An opt-out scenario would be if the phone automatically assumed it was allowed, but if you chose to go into some settings menu somewhere you could choose to turn that off.

Nick Bramble says:

Re: Inferences or Context

(1) PW’s objections to this line of reasoning are all based on third-party use of data ? uses that are seriously out of line with the consumer’s original expectations.

(2) Meanwhile, Thierer’s examples all involve first-party use of data ? the collection and use of which would tend to align with an ordinary consumer’s expectations.

Seems like (1) is more problematic than (2) and is a valid distinction for any privacy law or regulation to make.

Anonymous Coward says:

I don’t think inferring something from data should be regulated even though I can see the potential for abuse like targeting people who don’t bother to fight anything and will just pay if they can to make things go away, of course those things can also be fought in other fronts and that is why I don’t believe regulations are needed.

ReallyEvilCanine (profile) says:


Those examples are truly sophomoric taken at face value. None of them display a violation of privacy. The problem begins when each of those examples collects and distributes such information without your permission.

Cold-calling is illegal here in Germany, as is sharing of any personal information without express consent (and it’s also illegal to tie such consent to benefits). Even in the case of customer loyalty cards, thee are harsh limits on what information can be shared between participating companies who all support one particular card (think Walgreen’s, Safeway, Foot Locker, Quizno, Chipotle and your local private electric supplier all sharing one SuperCustomerCard).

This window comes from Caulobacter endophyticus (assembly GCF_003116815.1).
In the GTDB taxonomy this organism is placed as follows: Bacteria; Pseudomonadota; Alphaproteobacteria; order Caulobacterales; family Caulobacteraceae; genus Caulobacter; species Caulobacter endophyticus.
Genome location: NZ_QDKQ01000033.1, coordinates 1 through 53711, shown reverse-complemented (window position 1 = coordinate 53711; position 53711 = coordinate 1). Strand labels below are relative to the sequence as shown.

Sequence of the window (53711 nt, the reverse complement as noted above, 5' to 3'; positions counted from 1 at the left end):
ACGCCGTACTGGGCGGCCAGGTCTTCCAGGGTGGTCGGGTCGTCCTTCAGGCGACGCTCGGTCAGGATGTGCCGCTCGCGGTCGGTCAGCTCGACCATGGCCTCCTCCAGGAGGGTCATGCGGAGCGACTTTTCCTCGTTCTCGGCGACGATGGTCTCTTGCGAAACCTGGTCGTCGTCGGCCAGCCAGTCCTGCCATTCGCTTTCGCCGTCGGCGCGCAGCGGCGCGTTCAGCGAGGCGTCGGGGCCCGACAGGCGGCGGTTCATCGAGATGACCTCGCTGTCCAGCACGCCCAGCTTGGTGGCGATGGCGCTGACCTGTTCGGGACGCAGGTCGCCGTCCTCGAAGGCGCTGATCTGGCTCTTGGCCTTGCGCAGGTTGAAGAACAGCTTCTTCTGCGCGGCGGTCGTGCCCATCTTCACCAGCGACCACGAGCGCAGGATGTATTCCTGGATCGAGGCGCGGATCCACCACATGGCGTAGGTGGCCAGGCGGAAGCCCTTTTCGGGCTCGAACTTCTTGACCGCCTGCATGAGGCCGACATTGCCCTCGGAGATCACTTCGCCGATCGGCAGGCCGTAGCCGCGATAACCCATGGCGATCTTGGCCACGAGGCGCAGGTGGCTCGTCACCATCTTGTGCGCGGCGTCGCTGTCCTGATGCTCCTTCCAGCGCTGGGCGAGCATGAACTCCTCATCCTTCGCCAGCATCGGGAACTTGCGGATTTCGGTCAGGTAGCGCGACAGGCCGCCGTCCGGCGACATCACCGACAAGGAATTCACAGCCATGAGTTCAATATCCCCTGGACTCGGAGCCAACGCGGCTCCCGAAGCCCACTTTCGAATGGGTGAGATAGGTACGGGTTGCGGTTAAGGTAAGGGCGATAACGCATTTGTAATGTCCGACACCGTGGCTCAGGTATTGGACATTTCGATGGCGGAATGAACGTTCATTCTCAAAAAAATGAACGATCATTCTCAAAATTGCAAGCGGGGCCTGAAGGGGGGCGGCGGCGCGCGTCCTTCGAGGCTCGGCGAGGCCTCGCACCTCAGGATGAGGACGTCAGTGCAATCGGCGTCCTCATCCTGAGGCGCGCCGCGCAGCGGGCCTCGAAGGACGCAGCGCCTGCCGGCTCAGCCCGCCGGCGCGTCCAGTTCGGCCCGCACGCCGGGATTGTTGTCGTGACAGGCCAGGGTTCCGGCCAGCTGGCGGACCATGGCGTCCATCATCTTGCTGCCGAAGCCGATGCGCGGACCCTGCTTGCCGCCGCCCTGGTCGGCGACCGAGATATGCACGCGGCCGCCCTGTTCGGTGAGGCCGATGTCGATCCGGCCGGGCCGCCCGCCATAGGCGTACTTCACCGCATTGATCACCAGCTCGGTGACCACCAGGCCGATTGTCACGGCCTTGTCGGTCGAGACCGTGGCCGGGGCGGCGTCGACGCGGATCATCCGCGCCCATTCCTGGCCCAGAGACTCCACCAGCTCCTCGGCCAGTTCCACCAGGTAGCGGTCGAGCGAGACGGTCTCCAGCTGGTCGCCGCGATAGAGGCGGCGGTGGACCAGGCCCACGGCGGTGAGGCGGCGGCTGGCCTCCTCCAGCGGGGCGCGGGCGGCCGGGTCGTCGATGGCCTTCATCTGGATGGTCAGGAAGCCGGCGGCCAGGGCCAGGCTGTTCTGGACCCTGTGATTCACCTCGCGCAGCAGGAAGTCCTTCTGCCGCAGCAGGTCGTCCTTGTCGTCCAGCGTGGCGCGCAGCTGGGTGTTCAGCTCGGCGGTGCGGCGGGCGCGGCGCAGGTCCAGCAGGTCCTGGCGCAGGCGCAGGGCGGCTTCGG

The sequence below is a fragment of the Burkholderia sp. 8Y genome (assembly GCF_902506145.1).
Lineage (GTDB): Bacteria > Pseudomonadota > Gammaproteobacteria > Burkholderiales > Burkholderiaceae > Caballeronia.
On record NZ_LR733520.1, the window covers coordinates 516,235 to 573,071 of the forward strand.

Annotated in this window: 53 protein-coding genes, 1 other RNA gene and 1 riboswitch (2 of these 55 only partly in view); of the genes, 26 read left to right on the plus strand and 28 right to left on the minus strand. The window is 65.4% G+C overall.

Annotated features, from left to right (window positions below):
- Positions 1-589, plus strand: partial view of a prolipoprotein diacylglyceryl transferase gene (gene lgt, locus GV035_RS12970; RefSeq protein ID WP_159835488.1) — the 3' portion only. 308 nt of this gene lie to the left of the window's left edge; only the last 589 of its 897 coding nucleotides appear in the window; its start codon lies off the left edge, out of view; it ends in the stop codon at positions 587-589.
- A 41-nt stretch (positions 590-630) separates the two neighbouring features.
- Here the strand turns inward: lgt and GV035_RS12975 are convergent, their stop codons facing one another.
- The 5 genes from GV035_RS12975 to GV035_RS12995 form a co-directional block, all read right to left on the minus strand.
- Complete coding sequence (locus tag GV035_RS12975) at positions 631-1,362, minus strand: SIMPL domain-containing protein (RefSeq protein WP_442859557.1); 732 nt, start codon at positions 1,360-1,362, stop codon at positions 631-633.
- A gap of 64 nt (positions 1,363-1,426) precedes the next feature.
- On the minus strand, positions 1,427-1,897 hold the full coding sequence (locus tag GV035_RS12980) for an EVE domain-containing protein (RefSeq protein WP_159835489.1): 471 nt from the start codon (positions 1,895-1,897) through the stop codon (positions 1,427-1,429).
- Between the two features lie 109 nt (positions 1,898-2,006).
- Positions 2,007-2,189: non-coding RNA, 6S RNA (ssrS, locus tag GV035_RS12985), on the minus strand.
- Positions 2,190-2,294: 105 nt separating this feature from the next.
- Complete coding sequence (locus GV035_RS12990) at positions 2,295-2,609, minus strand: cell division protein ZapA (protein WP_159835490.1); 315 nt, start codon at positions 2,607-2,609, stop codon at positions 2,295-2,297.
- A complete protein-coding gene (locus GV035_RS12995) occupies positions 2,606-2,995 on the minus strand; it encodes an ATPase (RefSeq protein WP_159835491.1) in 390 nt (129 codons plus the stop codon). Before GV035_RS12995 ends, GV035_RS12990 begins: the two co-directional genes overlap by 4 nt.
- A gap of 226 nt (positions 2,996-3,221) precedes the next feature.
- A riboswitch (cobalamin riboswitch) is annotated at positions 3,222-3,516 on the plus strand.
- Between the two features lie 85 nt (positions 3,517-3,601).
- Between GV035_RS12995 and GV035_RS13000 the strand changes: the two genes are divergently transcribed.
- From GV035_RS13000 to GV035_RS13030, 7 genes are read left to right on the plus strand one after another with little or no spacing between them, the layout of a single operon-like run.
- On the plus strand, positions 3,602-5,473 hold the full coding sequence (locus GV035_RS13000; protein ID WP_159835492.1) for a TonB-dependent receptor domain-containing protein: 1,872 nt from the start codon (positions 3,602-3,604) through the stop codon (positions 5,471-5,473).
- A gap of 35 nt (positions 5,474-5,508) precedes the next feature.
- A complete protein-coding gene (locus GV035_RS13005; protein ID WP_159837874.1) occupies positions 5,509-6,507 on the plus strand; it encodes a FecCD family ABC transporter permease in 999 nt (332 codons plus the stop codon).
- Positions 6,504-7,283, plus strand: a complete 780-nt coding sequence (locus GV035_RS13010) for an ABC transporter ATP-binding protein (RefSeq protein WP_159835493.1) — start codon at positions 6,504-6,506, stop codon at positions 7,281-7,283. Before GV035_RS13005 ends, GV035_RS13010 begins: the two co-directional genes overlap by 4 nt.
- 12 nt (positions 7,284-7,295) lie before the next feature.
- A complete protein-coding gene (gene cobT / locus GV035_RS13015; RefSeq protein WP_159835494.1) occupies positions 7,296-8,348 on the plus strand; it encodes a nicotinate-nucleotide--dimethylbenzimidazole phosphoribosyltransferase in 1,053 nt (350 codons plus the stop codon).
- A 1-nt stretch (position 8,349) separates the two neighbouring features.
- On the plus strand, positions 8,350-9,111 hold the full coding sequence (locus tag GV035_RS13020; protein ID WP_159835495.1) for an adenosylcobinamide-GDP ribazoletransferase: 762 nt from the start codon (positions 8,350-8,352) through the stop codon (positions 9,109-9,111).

The Founding Fathers in the US never dreamed that personal privacy would need to be protected or they would have added that to the Bill of Rights. The laws here in Germany were written long after such a need was clear.

Andrew (profile) says:

From the rest of the article, I don’t think Paul Ohm is talking about inferences such as those given in the examples above. I think he is discussing cases where the identity of a person can be inferred from apparently anonymised data (e.g. Netflix rentals or Amazon purchases). This is not the same as a butcher recommending new meats as he already knows you personally (though he may of course know you better post analysis).